Gear units are often the source of vibration and they are usually high-maintenance equipment. Gears should be manufactured to very tight tolerances to operate quietly and without vibration. Slight errors from manufacturing or assembly can cause uneven loading and rapid wear. The wear patterns then cause vibration. If the gear ratios are not chosen carefully, particularly when gear numbers are not prime numbers, some operational problems may be experienced. One example of such problems is the hunting tooth pattern where one tooth of the driver gear frequently hits one specific tooth of the driven gear. This can potentially cause rapid wear and consequently high noises and vibration.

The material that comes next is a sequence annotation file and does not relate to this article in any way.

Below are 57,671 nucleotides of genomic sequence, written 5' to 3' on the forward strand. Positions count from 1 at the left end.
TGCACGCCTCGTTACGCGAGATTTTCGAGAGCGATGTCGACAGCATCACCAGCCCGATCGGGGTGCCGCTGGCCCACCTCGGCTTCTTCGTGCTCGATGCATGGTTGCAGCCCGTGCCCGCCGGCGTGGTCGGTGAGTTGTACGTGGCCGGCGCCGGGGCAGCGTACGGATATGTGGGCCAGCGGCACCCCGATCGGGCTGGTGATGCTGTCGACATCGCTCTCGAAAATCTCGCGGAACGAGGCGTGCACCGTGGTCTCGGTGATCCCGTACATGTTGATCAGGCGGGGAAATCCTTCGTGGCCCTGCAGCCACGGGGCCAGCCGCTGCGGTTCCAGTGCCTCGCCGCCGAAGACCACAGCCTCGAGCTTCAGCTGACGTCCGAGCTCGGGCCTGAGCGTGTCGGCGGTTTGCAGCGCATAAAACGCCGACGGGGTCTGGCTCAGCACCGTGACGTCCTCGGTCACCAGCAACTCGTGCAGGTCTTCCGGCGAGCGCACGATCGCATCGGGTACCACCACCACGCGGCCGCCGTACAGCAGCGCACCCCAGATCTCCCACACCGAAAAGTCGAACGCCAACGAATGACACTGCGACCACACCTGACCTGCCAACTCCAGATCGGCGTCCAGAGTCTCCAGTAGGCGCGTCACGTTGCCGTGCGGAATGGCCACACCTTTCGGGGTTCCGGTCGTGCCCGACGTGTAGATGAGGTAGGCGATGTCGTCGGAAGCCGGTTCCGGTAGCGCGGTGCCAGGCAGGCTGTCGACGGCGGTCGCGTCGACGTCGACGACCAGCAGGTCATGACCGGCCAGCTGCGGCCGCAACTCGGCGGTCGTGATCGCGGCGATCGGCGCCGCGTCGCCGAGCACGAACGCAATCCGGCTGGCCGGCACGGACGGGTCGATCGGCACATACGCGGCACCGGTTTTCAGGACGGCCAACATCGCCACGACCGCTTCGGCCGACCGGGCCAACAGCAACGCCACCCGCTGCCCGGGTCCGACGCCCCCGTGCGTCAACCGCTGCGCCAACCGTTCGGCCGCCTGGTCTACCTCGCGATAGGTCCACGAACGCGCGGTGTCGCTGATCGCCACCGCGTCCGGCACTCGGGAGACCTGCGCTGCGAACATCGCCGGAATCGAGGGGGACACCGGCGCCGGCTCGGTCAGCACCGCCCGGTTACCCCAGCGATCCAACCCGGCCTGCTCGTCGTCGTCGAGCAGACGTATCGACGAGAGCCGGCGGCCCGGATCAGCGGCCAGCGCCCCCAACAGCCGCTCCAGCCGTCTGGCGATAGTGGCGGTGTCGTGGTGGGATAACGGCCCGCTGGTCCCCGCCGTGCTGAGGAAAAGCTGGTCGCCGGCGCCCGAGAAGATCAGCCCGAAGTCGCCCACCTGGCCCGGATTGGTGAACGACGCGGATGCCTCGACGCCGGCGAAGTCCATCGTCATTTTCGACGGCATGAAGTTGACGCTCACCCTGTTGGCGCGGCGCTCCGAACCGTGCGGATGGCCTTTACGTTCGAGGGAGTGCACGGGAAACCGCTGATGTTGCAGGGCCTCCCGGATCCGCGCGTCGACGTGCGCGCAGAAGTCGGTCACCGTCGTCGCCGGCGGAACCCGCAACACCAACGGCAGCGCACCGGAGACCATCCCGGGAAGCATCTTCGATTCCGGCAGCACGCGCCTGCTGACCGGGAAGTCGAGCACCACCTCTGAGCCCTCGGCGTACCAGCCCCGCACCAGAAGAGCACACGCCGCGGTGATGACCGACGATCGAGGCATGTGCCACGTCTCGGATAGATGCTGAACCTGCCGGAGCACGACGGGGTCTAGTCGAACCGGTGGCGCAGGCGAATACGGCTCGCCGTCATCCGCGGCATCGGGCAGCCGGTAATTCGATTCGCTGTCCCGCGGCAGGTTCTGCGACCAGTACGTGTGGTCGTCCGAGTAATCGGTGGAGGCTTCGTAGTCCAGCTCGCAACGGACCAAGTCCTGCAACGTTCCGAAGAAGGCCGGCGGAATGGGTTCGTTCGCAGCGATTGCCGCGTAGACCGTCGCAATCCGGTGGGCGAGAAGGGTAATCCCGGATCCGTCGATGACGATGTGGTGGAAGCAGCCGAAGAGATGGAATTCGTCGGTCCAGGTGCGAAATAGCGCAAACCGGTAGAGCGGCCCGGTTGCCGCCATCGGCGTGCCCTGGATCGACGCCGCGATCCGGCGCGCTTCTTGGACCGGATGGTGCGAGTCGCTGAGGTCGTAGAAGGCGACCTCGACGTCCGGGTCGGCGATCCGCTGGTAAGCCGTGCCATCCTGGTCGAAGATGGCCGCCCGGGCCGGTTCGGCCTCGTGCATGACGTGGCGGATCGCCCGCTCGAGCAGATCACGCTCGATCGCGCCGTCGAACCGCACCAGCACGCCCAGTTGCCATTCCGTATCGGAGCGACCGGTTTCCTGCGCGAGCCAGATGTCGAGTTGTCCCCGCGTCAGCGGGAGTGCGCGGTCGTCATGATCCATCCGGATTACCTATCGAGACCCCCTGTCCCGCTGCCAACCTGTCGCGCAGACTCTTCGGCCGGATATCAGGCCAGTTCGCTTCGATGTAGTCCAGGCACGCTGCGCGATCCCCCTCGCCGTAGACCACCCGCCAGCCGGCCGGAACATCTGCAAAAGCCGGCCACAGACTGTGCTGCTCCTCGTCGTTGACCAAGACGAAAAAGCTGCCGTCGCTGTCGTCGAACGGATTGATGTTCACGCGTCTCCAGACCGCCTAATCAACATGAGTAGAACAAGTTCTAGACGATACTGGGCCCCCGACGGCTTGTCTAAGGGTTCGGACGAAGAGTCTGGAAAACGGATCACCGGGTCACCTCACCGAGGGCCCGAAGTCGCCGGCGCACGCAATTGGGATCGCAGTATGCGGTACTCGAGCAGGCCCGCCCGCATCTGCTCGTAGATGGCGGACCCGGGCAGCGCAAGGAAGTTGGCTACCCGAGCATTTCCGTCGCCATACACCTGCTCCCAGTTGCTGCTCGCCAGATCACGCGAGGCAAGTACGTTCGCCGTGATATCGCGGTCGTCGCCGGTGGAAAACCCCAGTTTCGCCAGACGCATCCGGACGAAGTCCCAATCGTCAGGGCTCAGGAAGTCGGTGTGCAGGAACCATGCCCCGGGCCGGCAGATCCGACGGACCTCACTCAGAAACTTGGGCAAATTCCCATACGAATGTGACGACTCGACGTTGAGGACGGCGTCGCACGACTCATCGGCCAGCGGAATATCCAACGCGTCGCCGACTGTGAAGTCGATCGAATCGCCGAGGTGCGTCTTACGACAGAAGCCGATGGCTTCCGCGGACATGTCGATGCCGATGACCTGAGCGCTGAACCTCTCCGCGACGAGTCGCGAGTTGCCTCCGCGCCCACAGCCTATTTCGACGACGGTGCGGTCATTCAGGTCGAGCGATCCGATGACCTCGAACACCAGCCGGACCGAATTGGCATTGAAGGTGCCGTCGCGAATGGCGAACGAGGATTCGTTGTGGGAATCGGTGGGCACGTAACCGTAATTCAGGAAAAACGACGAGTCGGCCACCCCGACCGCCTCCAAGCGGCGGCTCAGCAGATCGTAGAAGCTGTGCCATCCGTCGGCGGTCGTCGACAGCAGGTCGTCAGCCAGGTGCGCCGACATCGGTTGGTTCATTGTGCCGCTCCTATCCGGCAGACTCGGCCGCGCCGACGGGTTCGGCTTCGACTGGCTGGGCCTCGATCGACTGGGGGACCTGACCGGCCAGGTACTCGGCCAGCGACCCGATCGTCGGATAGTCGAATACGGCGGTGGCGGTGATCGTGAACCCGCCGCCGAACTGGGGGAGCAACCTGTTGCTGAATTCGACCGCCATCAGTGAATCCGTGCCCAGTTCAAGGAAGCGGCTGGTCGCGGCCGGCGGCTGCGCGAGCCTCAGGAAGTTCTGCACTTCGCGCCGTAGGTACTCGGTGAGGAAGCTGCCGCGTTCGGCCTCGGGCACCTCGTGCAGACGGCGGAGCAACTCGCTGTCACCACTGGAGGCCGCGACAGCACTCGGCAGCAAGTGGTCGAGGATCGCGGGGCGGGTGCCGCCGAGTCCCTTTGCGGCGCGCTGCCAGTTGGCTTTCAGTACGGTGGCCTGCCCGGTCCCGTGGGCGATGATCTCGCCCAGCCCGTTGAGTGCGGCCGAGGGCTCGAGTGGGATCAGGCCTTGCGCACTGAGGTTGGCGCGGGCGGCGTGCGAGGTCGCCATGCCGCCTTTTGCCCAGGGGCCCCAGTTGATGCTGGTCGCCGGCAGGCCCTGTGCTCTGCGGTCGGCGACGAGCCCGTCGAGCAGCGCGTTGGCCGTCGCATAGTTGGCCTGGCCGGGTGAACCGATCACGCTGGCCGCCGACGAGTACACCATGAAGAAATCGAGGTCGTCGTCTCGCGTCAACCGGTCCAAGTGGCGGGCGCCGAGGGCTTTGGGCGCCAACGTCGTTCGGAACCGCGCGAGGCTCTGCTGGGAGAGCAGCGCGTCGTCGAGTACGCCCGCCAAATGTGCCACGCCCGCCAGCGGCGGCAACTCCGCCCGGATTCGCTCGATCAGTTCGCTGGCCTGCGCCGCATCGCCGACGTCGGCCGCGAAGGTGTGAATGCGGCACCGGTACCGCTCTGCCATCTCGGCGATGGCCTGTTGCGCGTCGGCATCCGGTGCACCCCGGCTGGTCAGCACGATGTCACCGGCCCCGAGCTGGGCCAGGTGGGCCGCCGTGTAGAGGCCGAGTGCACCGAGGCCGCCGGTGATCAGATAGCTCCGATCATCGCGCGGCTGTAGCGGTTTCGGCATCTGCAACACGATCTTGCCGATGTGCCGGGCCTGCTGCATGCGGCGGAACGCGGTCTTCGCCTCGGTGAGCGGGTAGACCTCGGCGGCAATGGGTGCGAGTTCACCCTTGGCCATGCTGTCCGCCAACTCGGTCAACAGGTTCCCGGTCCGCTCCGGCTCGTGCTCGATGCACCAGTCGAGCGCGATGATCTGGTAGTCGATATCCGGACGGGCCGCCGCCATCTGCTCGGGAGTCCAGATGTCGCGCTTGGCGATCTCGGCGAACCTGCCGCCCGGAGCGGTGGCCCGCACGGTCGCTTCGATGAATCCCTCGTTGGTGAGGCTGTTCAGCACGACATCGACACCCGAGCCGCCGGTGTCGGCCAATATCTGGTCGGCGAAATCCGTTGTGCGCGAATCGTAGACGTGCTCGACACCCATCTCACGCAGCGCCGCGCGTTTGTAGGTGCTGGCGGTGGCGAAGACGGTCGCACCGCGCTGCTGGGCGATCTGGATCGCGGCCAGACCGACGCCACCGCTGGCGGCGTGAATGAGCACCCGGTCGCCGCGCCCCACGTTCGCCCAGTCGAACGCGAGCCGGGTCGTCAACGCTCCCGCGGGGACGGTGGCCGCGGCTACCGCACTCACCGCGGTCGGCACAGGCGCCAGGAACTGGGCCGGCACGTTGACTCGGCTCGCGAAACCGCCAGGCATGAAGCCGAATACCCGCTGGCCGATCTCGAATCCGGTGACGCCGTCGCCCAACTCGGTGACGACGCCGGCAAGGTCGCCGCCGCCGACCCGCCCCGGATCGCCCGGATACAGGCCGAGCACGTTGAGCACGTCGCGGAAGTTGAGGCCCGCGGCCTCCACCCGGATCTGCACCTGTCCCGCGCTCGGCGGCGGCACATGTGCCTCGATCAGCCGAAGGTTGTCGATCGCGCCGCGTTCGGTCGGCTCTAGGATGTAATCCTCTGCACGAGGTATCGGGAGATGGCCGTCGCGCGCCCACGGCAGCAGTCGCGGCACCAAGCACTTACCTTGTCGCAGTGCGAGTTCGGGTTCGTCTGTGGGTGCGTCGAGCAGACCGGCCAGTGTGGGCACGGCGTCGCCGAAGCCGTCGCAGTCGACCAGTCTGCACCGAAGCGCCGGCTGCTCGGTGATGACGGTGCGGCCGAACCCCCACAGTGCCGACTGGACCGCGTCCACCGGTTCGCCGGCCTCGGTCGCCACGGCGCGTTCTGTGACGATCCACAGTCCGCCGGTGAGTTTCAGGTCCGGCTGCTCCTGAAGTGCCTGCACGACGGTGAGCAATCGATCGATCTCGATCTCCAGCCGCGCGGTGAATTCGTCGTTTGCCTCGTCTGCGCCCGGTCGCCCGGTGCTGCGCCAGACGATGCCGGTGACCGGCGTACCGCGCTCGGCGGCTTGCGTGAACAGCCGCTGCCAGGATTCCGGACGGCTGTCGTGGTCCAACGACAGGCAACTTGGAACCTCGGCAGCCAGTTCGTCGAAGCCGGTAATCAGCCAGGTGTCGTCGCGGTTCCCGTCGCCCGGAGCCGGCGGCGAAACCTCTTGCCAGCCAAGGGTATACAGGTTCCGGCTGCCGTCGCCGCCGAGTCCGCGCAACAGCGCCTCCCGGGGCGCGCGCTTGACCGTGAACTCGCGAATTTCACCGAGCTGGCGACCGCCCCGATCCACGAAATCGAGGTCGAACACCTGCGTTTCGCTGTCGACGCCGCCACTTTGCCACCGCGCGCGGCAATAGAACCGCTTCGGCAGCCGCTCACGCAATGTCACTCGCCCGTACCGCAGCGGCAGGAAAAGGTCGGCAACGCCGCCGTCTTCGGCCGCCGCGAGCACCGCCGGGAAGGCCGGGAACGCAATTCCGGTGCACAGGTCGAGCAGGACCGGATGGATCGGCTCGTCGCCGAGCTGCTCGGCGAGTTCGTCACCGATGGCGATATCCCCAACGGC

An effective method of vibration monitoring is by sensors that directly measure the vibrational displacement of the rotor-assembly. These have also been known as contactless probes. These sensors or probes have been better than accelerometers and velocity meters as they measure directly the most important parameter (vibrational displacement) at its source (rotor-assembly). Measurements are performed by sensors or probes that are calibrated for a certain distance between shaft and probe head. These probes produce a signal proportional to the amplitude of vibration. The permissible shaft vibration depends on many factors such as the rotating speed and the rotating mass. As an indication, low rotating speeds allow higher vibration. Apart from measuring the total level, which is the sum of the amplitudes at different frequencies, it is also possible to analyse the vibrations on the basis of frequency. This is an effective method as it may give a clue to the exciting frequencies or other causes of vibration.